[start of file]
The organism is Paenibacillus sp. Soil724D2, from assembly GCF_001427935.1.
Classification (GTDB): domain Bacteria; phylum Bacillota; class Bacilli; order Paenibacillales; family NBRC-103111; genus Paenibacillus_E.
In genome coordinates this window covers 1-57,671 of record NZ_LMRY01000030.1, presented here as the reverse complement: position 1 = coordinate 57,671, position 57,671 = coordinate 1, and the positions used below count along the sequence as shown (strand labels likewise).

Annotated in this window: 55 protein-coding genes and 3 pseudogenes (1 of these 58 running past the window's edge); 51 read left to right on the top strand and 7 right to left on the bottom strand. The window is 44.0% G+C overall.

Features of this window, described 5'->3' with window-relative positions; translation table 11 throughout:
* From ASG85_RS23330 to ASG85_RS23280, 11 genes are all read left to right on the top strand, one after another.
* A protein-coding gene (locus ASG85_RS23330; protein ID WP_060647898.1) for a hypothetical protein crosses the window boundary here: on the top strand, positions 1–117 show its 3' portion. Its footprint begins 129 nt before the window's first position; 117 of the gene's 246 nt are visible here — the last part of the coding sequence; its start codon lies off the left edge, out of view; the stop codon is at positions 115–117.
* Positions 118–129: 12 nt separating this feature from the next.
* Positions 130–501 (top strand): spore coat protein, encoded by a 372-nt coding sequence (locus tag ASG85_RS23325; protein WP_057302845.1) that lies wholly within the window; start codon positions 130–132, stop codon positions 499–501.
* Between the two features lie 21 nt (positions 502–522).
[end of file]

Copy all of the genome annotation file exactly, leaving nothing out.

The organism is Paenibacillus sp. Soil724D2, from assembly GCF_001427935.1.
Classification (GTDB): domain Bacteria; phylum Bacillota; class Bacilli; order Paenibacillales; family NBRC-103111; genus Paenibacillus_E.
In genome coordinates this window covers 1-57,671 of record NZ_LMRY01000030.1, presented here as the reverse complement: position 1 = coordinate 57,671, position 57,671 = coordinate 1, and the positions used below count along the sequence as shown (strand labels likewise).

Annotated in this window: 55 protein-coding genes and 3 pseudogenes (1 of these 58 running past the window's edge); 51 read left to right on the top strand and 7 right to left on the bottom strand. The window is 44.0% G+C overall.

Features of this window, described 5'->3' with window-relative positions; translation table 11 throughout:
* From ASG85_RS23330 to ASG85_RS23280, 11 genes are all read left to right on the top strand, one after another.
* A protein-coding gene (locus ASG85_RS23330; protein ID WP_060647898.1) for a hypothetical protein crosses the window boundary here: on the top strand, positions 1–117 show its 3' portion. Its footprint begins 129 nt before the window's first position; 117 of the gene's 246 nt are visible here — the last part of the coding sequence; its start codon lies off the left edge, out of view; the stop codon is at positions 115–117.
* Positions 118–129: 12 nt separating this feature from the next.
* Positions 130–501 (top strand): spore coat protein, encoded by a 372-nt coding sequence (locus tag ASG85_RS23325; protein WP_057302845.1) that lies wholly within the window; start codon positions 130–132, stop codon positions 499–501.
* Between the two features lie 21 nt (positions 502–522).